5. by   Flatline
    Quote from Gods_nurse
    I will be the devils advocate here. Because I have known, and even more importantly, noticed that in all the replies to your post, that those who agree with talking about wages with co-workers (everyone else haha) are always disgruntled. They can almost always find someone somewhere that makes more or less than they do. Thus making those others feel (or themselves) upset.
    It is just plain good manners and good professionalism ( and kindness to your co-workers) to not discuss money, religion, or politics.
    I am not disgruntled and am very open about my salary with my coworkers.

    I am fortunate in that my employer values diversity so polite discussions about religion, politics, and even culture are not out of the norm.

    Secrecy in the workplace breeds distrust, animosity, and encourages discrimination.

    If a coworker makes substantially more or less than their peers everyone should ask why and question it. Something either went really well or really wrong, either way everyone would benefit from learning from it.
  6. by   Jules A
    Quote from jodispamodi
    I started a job that paid me two dollars less an hour than I'd been making, during orientation with preceptor who had not been a nurse as long, nor did she have the same experience in the field I had. She talked about money, and grad school, I said I didnt know if I would because my friends with grad degrees didnt make all that much more than I was making, and I didnt mean at that specific job, anyway, she went to HR and complained and I was terminated, although they gave me thousands in severence. I've never talked money with anybody since.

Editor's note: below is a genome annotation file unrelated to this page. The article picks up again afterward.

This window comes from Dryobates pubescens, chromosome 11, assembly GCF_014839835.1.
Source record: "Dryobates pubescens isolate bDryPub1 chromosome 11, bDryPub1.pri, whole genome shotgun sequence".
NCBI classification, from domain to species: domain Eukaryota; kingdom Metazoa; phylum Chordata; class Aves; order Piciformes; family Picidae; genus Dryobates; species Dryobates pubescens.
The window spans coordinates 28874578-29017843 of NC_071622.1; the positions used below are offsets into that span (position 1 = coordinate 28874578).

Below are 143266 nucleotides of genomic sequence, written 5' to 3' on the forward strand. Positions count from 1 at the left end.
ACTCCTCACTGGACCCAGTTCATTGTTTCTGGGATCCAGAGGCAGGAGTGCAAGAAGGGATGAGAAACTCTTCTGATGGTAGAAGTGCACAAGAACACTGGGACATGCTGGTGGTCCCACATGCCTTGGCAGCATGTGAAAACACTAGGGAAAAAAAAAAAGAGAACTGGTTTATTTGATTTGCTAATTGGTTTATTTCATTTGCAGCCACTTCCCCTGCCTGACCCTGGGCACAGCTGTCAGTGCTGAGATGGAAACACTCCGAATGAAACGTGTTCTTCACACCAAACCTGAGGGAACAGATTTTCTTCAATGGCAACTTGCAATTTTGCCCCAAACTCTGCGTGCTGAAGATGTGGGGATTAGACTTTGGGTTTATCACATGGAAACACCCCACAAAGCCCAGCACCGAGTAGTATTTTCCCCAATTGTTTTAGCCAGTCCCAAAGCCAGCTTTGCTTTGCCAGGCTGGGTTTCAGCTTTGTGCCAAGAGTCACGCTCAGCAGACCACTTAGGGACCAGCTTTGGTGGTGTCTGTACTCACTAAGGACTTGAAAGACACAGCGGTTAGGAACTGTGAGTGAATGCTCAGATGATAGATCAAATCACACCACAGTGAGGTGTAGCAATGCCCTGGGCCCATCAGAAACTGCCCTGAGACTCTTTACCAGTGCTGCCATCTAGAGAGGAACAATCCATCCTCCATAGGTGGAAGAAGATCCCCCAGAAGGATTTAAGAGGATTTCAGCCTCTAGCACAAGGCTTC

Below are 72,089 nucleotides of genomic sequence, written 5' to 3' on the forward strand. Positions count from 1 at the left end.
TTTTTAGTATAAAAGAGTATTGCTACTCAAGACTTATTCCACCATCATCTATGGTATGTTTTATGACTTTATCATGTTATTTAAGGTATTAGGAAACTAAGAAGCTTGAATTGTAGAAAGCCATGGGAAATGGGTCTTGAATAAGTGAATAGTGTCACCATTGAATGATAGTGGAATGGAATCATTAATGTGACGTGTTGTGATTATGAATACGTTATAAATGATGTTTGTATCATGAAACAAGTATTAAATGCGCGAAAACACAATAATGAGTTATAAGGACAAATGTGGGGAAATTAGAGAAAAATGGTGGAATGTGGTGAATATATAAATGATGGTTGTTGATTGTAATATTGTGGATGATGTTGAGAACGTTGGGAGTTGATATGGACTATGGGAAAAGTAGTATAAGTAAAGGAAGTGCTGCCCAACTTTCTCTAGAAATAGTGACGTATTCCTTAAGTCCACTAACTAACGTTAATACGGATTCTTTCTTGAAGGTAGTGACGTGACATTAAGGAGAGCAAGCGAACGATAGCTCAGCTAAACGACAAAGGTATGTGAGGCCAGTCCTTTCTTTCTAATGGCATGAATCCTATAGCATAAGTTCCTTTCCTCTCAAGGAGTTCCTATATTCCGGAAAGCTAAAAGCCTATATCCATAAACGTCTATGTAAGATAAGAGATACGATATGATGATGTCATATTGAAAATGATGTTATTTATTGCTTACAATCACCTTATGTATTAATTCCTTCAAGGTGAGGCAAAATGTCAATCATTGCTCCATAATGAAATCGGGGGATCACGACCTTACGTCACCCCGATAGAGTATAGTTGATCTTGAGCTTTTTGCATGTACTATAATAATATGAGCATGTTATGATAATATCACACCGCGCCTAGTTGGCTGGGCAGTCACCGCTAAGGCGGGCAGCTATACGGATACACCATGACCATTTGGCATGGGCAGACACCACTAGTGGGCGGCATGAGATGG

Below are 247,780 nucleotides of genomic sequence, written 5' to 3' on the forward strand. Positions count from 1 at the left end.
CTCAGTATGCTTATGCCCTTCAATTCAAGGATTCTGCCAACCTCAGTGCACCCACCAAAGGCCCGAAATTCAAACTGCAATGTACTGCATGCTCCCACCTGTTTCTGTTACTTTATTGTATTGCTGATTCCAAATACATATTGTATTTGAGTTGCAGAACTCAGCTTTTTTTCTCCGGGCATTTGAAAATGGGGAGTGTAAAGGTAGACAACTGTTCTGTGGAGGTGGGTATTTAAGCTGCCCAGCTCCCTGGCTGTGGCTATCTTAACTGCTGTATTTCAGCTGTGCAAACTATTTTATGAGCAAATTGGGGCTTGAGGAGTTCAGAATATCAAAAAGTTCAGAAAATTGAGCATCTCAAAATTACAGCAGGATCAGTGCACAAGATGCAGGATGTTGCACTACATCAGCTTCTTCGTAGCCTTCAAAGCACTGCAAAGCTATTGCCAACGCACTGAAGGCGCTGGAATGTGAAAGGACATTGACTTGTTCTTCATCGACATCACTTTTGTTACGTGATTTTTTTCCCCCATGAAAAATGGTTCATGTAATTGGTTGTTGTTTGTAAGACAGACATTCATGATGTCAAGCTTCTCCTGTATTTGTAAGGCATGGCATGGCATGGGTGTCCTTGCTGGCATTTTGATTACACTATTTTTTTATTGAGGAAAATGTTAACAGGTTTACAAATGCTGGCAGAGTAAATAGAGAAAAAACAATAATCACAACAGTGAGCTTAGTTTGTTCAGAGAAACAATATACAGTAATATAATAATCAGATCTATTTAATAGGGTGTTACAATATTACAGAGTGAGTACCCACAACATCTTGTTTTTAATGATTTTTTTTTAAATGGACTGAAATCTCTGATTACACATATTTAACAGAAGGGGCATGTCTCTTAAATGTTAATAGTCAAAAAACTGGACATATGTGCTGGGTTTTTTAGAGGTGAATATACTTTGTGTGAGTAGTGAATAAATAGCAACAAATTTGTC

That is horrible and I'm not sure even legal. What a shame and while I totally understand your hesitancy, that is exactly what they aiming for.
  7. by   Rocknurse
    Quote from melissa.mills1117
    @Rocknurse,BSN,RN - At least if they stick to one rate, it is a bit more fair across the board for us and out colleagues. Thoughts? ~Melissa
    Sorry for the late reply...I've been off line for a week or so. I have to disagree with this mainly because I think that if I apply for an ICU position with my BSN, CCRN and CDN, and with my extensive experience and skills in hemodynamic monitoring, hypothermia protocol, CRRT and recovery of post-op open heart patients, I should expect more than a nurse who's only had 1 year critical care experience, no CCRN and has never used CRRT or hypothermia protocol. I bring a wealth of experience to the table and I should be compensated for that, not to mention the extra certifications that I did on my own time and money. All nurses are not equal. When I walk into an interview I expect to be offered top dollar and I will negotiate for it.

close